Evidence from Cassini, a robot spacecraft, suggests that there are oceans of hot water on Saturn’s icy moon, Enceladus. Might the oceans be home to alien life? In this activity students use their knowledge of the behaviour of water in its liquid and solid states to weigh up the evidence for and against the presence of liquid water on Enceladus. They then decide if it is worth sending a second spacecraft to look for alien life on this icy moon.
Particle model: Explain the properties of solids, liquids and gases based on the arrangement and movement of their particles (KS3 Science Syllabus)
Draw conclusions: Judge whether the conclusion is supported by the data (KS3 Science Syllabus)
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Running the activity
Starter New evidence suggests that Enceladus has oceans of hot, liquid water. Could this be true? If so, does the moon harbour alien life?
Main Cassini, a robot spacecraft, has gathered data from Enceladus. Students interpret the data to decide on the strength of the evidence for the conclusion that there is hot liquid water on Enceladus.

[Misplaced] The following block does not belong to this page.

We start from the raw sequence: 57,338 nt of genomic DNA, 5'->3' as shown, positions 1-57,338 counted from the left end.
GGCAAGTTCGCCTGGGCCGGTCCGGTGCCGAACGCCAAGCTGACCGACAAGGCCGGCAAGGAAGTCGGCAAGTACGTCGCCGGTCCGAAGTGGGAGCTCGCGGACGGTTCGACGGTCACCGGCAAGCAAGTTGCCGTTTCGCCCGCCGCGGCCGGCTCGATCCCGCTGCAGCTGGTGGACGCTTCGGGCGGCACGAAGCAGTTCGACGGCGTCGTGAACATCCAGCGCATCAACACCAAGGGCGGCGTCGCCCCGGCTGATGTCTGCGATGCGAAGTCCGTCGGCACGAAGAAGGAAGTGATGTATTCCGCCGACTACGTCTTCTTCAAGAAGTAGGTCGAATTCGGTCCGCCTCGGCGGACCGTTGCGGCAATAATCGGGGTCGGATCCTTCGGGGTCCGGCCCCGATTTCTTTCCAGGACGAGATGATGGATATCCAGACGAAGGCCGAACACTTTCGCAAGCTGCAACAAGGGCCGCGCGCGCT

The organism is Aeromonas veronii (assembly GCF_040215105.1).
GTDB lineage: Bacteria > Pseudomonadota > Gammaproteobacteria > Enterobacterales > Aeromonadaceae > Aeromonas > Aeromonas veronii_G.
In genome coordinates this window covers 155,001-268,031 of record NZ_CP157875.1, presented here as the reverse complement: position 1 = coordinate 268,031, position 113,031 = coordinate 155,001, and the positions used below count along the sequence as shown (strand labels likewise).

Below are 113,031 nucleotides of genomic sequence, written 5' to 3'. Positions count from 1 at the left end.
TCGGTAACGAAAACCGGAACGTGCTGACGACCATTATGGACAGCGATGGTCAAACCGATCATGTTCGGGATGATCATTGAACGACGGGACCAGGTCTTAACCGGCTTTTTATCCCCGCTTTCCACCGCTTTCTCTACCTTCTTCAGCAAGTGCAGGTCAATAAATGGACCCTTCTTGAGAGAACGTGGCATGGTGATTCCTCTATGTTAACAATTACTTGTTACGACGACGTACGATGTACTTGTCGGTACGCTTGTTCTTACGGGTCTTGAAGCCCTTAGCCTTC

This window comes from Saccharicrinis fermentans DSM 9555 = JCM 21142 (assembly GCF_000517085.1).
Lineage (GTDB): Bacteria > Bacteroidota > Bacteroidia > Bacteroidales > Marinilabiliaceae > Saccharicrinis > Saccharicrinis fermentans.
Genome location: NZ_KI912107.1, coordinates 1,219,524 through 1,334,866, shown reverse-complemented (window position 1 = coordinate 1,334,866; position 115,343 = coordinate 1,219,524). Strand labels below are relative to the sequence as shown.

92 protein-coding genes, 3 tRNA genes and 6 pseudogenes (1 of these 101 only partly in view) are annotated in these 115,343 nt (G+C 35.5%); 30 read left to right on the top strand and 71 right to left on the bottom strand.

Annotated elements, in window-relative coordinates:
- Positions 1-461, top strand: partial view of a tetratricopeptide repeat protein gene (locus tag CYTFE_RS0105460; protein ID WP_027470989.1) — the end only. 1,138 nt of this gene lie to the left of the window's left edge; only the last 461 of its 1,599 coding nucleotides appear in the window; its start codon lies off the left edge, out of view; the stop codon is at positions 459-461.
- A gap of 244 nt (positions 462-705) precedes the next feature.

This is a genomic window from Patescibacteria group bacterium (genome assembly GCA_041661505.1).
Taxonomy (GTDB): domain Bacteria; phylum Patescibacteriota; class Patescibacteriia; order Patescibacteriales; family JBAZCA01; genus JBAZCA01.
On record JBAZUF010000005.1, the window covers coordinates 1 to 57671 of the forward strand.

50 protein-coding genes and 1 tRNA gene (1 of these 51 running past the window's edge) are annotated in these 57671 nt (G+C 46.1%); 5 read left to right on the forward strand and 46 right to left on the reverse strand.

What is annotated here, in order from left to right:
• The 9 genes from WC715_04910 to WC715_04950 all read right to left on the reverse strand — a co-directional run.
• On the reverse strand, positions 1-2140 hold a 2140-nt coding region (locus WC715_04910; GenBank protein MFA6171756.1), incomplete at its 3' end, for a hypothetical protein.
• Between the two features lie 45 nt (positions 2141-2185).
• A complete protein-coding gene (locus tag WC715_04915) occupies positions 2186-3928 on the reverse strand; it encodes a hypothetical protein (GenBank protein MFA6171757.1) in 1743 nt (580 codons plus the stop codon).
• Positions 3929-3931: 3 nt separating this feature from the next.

Plenary Students discuss whether it is worth sending a spacecraft to look for alien life on Enceladus.
For detailed running notes, download the teachers guide.
Video clips with Brian Cox about what the Cassini spacecraft discovered about Enceladus. Suitable for use in class to introduce the activity.
Information about Enceladus from NASA, including links to resources news releases about the findings of Cassini.
Information about Enceladus from NASA, including links to a virtual tour, information about its atmosphere and news releases about the findings of Cassini.
Useful teacher background about recent findings.